Wednesday, May 30, 2012

letting your child choose their own clothes

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it's not uncommon for me to go to the store with my son wearing one of his teenage sister's shirts over his own Lightning McQueen jeans, work boots, and a Barbie microphone {see above pic}. 

allowing your child to pick their own outfits allows them to express themselves and assert their independence.  being little in a big world doesn't give your child  a whole lot of control .  why not give them the opportunity to have an effect on their daily life?

letting them choose their own clothes shows them that you trust and respect their decisions, thus increasing their self-esteem.   

choosing their own clothes can give them a sense of accomplishment.  they've picked out their own clothes, which is a "job" that mom or dad normally does.  that's big stuff for a kiddo!  then to top it off, hearing compliments from others about what they've done just makes it all the better.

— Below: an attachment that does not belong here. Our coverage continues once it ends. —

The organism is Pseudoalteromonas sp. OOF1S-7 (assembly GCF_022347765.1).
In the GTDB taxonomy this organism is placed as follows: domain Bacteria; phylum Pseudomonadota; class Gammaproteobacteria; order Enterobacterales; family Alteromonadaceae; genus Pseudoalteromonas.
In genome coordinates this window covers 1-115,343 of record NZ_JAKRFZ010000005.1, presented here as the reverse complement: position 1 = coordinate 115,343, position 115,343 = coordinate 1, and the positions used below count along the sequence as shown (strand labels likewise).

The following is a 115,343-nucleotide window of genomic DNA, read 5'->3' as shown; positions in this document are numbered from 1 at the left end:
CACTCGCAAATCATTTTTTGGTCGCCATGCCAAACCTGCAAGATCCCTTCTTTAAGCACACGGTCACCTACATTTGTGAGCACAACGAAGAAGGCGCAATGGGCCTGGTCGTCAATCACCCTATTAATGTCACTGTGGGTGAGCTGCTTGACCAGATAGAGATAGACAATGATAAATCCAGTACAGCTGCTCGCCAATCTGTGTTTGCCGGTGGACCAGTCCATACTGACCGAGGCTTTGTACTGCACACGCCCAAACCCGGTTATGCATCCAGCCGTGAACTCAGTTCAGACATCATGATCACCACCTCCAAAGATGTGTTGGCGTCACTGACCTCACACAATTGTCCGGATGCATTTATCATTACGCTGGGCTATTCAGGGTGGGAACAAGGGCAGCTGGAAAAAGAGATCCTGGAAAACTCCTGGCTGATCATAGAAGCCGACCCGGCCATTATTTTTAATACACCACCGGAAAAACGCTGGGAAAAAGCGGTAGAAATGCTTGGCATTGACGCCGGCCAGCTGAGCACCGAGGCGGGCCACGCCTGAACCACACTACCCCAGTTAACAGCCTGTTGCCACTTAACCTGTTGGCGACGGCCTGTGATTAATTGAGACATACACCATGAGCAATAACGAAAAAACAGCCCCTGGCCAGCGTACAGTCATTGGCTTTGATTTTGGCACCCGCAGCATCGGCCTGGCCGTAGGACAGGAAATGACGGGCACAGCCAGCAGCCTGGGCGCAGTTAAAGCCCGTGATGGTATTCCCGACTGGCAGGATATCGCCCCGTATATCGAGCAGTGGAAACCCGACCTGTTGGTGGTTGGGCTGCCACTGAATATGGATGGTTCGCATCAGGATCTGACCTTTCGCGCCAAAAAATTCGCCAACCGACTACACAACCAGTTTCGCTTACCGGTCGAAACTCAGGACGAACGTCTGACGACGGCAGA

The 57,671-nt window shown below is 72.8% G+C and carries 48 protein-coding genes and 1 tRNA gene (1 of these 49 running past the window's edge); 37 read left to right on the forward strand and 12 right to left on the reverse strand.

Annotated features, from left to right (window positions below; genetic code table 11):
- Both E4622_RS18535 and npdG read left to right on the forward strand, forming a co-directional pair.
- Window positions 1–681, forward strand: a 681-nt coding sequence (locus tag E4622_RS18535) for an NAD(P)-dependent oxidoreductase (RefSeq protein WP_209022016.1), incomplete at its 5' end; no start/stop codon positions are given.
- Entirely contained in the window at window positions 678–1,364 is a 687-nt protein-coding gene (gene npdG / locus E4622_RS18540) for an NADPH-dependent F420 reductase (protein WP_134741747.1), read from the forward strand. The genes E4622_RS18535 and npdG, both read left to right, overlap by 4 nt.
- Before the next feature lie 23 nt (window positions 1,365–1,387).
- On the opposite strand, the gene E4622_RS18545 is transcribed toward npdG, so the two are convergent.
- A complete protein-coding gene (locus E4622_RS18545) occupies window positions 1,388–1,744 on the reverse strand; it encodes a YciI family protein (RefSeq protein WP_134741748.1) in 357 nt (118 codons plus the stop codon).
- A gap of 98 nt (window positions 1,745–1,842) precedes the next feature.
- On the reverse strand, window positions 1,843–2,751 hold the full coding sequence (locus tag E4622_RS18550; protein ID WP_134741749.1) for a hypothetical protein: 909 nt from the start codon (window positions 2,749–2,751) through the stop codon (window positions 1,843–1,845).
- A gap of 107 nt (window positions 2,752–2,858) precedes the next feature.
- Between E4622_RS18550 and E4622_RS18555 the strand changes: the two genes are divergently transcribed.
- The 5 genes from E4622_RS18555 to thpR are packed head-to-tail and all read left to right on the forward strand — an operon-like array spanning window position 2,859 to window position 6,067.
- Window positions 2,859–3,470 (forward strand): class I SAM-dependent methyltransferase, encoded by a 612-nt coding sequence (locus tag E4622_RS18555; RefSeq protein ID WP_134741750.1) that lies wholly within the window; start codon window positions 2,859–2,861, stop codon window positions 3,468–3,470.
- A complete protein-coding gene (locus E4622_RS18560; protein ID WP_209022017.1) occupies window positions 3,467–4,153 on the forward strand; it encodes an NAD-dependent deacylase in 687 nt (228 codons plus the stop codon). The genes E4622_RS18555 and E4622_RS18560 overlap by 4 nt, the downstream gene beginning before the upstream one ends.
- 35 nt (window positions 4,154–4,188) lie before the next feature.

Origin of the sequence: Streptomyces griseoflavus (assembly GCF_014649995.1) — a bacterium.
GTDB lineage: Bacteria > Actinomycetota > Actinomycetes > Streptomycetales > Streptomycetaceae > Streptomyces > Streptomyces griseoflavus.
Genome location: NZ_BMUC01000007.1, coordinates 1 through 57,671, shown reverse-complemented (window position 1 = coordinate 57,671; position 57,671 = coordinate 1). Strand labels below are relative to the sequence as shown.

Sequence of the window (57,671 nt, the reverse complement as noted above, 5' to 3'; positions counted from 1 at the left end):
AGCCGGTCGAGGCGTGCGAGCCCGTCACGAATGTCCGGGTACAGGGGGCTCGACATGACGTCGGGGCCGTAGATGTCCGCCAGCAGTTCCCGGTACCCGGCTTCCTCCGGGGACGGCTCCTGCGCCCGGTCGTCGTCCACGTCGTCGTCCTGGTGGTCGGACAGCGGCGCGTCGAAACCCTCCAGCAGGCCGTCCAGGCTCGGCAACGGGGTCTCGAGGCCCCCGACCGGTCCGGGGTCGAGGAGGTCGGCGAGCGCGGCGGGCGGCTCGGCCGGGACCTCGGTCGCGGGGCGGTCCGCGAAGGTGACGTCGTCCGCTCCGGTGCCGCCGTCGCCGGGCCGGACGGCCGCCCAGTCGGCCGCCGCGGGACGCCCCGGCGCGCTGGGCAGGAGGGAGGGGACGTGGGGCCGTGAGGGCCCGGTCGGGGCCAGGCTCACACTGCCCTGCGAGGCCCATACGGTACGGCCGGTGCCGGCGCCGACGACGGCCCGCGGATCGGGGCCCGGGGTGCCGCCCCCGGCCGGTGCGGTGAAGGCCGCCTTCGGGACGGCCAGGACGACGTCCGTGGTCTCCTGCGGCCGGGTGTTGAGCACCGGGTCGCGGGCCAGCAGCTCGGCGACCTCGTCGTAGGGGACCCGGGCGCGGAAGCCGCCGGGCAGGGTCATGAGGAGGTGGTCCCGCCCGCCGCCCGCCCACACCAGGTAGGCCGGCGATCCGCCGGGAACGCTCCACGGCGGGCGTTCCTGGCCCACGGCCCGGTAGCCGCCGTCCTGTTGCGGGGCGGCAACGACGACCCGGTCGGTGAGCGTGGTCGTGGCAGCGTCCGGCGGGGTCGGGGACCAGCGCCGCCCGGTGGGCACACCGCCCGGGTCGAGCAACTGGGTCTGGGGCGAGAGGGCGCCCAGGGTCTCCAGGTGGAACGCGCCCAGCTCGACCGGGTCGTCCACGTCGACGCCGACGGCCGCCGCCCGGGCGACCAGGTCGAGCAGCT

you can stop wasting money.  after your child has picked out their own outfits for awhile, you might be able to see a trend.  perhaps your little girl avoids wearing the color pink or your son only likes shorts/pants with pockets.  though this may seem like a silly quirk to you, it is indicative of your child's preferences and interests.  when it comes time to shop for clothes for them, you can eliminate buying those colors/styles/fabrics that they don't like, essentially saving you from buying something that won't be worn.

you can now pick your battles.  this doesn't mean letting your son wear your bra on his head to the store as his "space helmet".  if there are certain clothes that aren't up for grabs for daily wear, remove them from your child's reach or place them on a designated "special occasion" shelf.  if conflict does arise {say, over shorts in winter}, explain your reasons for prohibiting it clearly and find a compromise.  {perhaps leggings under the shorts}

a yellow shirt, brown shorts, green socks and rainboots will likely gain you more knowing smiles from other parents who have gone through this same phase with their own children than a disparaging look. 
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